“These defamations are of exceptional gravity," Sarah, who heads the Vatican’s liturgy office, tweeted at one point.
While insisting on the transparency of his interactions with Benedict, Sarah agreed to make the editorial changes for future publications.
“Considering the polemics provoked by the publication of the book ‘From the Depths of Our Hearts,’ it has been decided that the author of the book in future publications will be: Cardinal Sarah, with the contribution of Benedict XVI," he tweeted. “However, the complete text will remain absolutely unchanged.”
But Ignatius Press is refusing to make any changes in authorship. In a statement, the U.S. publisher said it had worked from the text provided by French publisher Fayard, which listed two authors contributing a chapter each and a jointly written introduction and conclusion.
Given Benedict's own letters and Sarah's statement that the two men worked together on the book for several months, “Ignatius Press considers this a coauthored publication," said the statement.
Ignatius clearly has more to gain selling a book authored by a former pope than one written by a Vatican cardinal.
After the first reports, Francis’ supporters quickly alleged Benedict had been manipulated by members of his right-wing entourage into writing something that amounted to an attack on Francis. Some claimed it was evidence of elder abuse, given Benedict's age and increasing frailty.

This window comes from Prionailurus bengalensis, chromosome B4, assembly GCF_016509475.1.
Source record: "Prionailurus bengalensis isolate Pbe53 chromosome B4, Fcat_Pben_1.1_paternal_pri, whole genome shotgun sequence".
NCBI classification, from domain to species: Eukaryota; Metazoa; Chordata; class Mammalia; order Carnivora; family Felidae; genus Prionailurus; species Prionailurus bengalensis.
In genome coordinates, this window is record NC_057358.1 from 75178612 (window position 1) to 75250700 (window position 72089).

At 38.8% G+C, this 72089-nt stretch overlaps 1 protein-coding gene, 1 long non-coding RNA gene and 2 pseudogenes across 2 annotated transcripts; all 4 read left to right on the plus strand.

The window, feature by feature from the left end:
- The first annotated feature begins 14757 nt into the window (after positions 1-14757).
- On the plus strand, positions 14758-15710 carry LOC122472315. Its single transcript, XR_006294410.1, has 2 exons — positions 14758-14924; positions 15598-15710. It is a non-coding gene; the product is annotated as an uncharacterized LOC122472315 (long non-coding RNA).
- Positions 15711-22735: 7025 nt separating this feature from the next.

Conservatives, many of whom long for Benedict's orthodoxy, argued it was no such thing and noted that Francis too has reaffirmed the “gift” of priestly celibacy.
The Vatican tried to tamp down the furor by insisting the book was a mere “contribution" to the discussion about priestly celibacy written by two bishops in “filial obedience" to Francis.
Sarah — a hero to liturgical purists and conservatives and a quiet critic of Francis — denied there was any manipulation on his part and said Benedict was very much a part of the process.
He tweeted three 2018 letters from Benedict making clear the retired pope had provided him the text and participated in discussions about publishing it. In a statement, Sarah chronicled all his interactions with Benedict and said the retired pope had approved the final text, including the joint introduction, conclusion and cover.
“From my side, the text can be published in the form you have foreseen,” read a Nov. 25 letter from Benedict to Sarah.
Sarah acknowledged he had warned Benedict that his participation in the project might create a media storm, but persuaded him it was worthwhile.
Quoting his own correspondence to Benedict, Sarah wrote: “I imagine that you might think your reflections might not be opportune because of the polemics they might provoke in newspapers, but I am convinced that the whole church needs this gift, which could be published around Christmas or the start of 2020."
Sarah said he forgave all those who had defamed him by accusing him of manipulating Benedict, and affirmed his obedience to Francis.